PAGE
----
Historical novels, subtype 'just-so' stories?
May 15, 2014 1:40 PM Subscribe
I'm craving a particular subtype of historical novel: the kind that posits a dimly-remembered reality behind a famous myth/legend/story, sort of filling it out and extrapolating the details into realism.
My favorite of this kind is Mary Renault's "The King Must Die" about Theseus (also the sequel). I also enjoyed "Eaters of the Dead", about the events of 'Beowulf'.
But what are some other good ones you can recommend? More examples and specifics inside!
posted by theatro to Media & Arts (32 answers total) 43 users marked this as a favorite
I have a long flight next week that's sort of freaking me out, and I'm hoping to submerge myself in really enjoyable books for as much of it as possible. And it's this type of book I feel hungry for at the moment, so I'm looking for recommendations for good ones (available as e-books if possible, to cut down on carry-on bulk).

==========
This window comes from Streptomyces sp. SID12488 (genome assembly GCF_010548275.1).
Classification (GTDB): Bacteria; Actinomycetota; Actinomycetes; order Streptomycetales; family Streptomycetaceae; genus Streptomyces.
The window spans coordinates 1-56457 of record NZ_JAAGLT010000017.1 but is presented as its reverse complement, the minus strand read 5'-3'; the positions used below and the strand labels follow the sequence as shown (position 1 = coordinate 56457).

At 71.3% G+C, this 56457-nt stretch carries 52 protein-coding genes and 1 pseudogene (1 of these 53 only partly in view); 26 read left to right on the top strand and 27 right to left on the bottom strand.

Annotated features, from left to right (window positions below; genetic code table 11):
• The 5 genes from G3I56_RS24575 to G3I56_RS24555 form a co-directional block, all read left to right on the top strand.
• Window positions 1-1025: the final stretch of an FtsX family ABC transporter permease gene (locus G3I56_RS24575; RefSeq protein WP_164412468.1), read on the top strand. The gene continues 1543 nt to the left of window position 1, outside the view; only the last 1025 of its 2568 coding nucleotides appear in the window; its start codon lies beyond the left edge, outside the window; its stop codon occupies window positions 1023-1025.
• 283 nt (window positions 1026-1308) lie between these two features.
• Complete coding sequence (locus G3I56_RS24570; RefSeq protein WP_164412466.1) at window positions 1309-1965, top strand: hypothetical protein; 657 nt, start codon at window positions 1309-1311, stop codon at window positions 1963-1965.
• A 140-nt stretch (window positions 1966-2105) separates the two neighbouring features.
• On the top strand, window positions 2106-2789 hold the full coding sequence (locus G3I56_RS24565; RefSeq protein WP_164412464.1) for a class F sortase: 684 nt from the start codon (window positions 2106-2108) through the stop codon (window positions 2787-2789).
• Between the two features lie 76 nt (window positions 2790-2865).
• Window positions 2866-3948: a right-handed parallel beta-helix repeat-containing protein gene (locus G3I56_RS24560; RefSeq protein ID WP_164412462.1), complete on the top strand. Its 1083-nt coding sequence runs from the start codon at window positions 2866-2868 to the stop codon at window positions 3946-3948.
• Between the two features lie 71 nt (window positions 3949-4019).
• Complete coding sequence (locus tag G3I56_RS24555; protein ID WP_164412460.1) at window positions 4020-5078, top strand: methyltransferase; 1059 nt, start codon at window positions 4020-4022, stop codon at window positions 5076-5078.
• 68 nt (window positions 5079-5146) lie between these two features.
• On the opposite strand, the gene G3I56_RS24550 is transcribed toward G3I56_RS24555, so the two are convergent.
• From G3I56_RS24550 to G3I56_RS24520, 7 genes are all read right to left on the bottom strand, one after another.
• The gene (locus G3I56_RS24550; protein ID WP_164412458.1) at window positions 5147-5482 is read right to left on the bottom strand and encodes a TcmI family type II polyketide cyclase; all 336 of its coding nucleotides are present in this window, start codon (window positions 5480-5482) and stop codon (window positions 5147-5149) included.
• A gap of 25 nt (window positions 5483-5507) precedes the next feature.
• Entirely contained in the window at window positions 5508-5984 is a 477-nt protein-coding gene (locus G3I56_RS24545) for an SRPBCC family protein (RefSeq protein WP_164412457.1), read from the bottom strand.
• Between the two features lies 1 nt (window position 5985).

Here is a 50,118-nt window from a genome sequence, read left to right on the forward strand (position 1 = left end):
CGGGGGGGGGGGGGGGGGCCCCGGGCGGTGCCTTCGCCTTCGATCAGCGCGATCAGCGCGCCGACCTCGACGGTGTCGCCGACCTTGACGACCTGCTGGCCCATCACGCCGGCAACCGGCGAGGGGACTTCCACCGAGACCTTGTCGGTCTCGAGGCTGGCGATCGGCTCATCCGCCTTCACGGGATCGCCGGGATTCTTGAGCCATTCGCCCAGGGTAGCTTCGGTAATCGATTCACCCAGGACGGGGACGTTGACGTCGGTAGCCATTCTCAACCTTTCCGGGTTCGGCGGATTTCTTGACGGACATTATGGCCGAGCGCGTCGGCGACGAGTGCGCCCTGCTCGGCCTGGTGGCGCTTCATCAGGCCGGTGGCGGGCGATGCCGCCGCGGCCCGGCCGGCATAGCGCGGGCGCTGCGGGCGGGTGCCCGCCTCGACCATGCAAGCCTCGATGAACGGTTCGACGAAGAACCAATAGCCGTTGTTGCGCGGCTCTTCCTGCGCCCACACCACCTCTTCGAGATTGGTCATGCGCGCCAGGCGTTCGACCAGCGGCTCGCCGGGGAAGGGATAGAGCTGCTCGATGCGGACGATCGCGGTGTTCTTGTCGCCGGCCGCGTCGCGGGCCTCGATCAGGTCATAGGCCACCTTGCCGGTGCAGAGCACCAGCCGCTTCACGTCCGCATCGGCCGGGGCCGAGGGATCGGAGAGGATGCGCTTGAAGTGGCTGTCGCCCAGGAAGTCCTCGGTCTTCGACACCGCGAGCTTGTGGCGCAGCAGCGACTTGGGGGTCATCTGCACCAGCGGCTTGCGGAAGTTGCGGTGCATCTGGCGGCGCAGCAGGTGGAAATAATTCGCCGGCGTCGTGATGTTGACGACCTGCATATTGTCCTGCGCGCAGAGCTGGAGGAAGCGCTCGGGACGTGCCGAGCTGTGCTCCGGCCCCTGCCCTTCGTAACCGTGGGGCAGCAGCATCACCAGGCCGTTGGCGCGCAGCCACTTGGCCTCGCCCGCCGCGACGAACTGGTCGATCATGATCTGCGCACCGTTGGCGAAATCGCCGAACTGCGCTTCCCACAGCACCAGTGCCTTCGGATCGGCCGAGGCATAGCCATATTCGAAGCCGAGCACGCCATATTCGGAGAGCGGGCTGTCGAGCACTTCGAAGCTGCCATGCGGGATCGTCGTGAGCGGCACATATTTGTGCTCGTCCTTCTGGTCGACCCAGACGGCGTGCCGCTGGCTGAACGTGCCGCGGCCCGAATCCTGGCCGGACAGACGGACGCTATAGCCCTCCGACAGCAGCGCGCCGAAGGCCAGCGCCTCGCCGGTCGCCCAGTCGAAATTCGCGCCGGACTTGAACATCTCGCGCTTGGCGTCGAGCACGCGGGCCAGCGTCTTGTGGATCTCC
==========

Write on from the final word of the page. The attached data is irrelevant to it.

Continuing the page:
Other details to help you calibrate:
I love the extra pleasure a good historical gives when it also seems to have little references in it that you can tell will change and grow over the millennia to become a particular legend, myth, historical artifact, etc.
I heard good things about Jo Graham's "Black Ships", that plays off of The Aeneid, but I haven't finished reading The Aeneid yet so I haven't tackled this one. (Guess I could take an e-book of The Aeneid with me too...)
I read that Rosemary Sutcliff's one grown-up novel, "Sword at Sunset", is about a historical basis for King Arthur. Is it any good?
I read Madeline Miller's "The Song of Achilles", and while I'm totally onboard for the Achilles/Patroclus relationship, I wish I had liked her depiction of Patroclus more (so passive! Very hard to buy the pacifist waffling).
I read the first Clan of the Cave Bear book back in high school, and I remember liking it, but I hear they inflate further and further into gummy Mary Sue weirdo romances, which do not sound appealing.
I've read and enjoyed the first few "Age of Bronze" graphic novels, depicting the events of The Iliad in a realistic context, but my Kindle is original-flavor and very basic, so it doesn't do that sort of thing.
Any recommendations you may have will be gratefully received!